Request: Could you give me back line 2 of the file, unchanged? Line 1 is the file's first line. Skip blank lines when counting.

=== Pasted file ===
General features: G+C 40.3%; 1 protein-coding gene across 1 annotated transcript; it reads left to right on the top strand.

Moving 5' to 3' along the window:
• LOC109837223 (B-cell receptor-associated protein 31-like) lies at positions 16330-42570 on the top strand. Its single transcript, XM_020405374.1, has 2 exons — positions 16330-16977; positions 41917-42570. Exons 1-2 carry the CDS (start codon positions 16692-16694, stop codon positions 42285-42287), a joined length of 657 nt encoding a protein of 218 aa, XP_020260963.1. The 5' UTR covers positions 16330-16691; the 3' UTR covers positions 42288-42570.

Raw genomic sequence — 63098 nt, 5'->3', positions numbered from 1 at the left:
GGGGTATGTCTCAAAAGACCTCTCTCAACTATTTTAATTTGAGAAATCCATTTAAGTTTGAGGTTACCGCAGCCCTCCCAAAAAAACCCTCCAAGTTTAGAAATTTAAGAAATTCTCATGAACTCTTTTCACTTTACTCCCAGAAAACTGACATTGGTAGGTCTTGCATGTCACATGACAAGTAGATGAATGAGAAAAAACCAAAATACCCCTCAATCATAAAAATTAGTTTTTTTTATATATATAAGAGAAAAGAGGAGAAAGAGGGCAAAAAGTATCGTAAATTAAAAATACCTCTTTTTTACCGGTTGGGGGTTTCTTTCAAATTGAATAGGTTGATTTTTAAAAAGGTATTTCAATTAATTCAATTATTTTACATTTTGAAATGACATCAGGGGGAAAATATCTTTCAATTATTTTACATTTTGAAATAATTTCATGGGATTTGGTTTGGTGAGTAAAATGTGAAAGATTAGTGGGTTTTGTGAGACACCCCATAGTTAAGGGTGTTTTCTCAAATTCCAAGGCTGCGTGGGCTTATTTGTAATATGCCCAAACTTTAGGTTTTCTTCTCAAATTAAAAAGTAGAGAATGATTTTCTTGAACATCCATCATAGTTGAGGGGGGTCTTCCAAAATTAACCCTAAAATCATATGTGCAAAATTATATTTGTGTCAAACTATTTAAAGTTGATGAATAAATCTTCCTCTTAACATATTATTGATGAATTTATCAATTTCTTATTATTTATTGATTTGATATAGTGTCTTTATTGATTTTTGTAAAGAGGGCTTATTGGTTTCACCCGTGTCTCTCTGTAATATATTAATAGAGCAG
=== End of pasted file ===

Moving 5' to 3' along the window: